The House of Lords holds a darker secret which threatens democracy than the scandals of Erminegate. Unelected, unaccountable untouchables are at the heart of government and escaping commons scrutiny, with major announcements coming from the 'Other Place'.
The stench of corruption still fills the air as the Party of Sleaze tries to get to grips with the problem of its own making, promising action on criminal Lords, peers squirrelling away cash in cosy tax havens and corrupt peers quite happy to change and introduce laws for a wad of cash.
New Labour's cronies have been hit by the iceberg of corruption. But that's just the tip of a much deeper and much more threatening iceberg looming under the surface.
For over a decade New Labour has been digging itself into a squalid hole stuffing the place with its stooges. Blair's reforming zeal placed a whopping 386 life peers in the Lords, one more than Thatcher and Major put together. Not wanting to be out done, Brown has created 16 since he grasped the helm of the good ship democracy.
They're easy to spot from a lengthy list. Even when the ceremonial ermine is taken to the dry cleaners, people swank around with a fancy 'lord' in their title. Who would think academies mastermind Lord Adonis, now transport minister of the Crown, is really plain old Andrew Adonis? Shriti Vadera eats shoots and leaves as business minister, Lady Vadera.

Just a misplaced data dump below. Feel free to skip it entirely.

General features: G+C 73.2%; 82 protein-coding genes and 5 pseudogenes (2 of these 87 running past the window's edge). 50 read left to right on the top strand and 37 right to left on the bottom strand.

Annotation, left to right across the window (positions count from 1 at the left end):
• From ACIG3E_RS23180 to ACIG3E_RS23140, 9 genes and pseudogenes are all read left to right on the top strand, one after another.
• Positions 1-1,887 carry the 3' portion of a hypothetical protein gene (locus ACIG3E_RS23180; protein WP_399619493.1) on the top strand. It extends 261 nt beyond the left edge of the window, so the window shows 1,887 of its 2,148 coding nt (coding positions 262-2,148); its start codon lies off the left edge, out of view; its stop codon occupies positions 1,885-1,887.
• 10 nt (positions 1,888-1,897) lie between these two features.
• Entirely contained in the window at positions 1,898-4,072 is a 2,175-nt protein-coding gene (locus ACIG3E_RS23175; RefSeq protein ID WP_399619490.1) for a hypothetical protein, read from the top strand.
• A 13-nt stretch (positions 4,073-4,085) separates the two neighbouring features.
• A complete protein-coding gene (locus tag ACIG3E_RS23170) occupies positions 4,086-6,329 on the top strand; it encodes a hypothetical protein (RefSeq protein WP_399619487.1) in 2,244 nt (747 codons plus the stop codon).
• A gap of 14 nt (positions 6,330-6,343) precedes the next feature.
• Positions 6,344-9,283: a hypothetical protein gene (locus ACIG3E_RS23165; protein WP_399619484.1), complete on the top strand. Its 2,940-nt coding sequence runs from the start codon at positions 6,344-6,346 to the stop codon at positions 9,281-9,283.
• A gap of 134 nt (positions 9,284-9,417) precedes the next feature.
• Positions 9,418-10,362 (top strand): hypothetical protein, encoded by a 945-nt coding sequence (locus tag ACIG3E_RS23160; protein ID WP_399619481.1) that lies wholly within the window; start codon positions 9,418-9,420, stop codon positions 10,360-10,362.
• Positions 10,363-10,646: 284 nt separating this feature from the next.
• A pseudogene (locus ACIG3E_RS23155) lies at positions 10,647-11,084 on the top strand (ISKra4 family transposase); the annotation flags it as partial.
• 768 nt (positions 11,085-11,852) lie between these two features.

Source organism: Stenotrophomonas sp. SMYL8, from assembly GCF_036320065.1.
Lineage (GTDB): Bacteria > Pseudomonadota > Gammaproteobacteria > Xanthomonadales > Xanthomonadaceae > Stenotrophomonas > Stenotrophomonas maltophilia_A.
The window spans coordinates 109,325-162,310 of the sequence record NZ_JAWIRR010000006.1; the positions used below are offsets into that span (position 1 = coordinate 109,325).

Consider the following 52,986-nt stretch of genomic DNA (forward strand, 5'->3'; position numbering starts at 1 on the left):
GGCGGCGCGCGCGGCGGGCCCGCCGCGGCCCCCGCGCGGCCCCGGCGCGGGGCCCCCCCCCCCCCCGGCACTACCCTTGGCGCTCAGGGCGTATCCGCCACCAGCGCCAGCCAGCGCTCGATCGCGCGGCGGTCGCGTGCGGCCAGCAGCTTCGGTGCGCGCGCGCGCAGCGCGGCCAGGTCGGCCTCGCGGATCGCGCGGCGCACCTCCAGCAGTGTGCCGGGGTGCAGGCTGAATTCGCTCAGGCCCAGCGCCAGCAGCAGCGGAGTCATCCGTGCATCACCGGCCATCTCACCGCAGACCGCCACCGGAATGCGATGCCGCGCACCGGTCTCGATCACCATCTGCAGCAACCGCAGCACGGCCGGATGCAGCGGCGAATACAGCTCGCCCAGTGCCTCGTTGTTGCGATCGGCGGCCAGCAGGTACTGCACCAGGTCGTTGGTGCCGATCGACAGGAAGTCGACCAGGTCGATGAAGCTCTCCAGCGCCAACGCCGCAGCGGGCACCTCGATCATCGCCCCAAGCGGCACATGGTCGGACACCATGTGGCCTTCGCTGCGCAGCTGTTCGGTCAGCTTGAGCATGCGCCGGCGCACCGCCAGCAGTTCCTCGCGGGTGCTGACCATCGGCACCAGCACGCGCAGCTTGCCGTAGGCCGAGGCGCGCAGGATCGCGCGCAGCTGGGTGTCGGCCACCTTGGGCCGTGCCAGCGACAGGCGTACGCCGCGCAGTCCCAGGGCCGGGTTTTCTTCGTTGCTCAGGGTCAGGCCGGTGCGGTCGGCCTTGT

But the way government cronies have been rewarded with a posh title and privilege isn't enough. What is more sinister is the way a prime minister can give unelected cronies real power, where they are not subject to the democratic process, placing them at the heart of government, the cabinet and making major policy announcements in the House of Lords.
Taking centre stage at the moment is of course Brown's deputy and business secretary, Lord Mandelson, who's burrowed deep into the heart of the cabinet and whose carmakers 'bail-out' was made, not in the commons but to unelected peers in the House of Lords. But later, communications minister, Lord Carter, repeated the affront to democracy with a major broadband statement - in the Lords.
Erminegate with corruption in the highest of places rocks the foundations of democracy much more than the greed and abuse of power in the 'cash for peerages' scandal.
But political stooges are rewarded with a "lordship" to serve the Party and also act as a convenient way of getting non-elected pals into the heart of government and the cabinet.
The blatant abuse of power marks a disturbing trend, with unelected chosen ones who MPs cannot hold to account, hiding away in the Lords behind a fancy title.
The culture of greed and rewards is the hallmark of the New Labour years. Our democracy needs two Houses - one elected and the second to act only as a trusted back-stop for checks and balances and never the twain should meet.
Picture: The Sun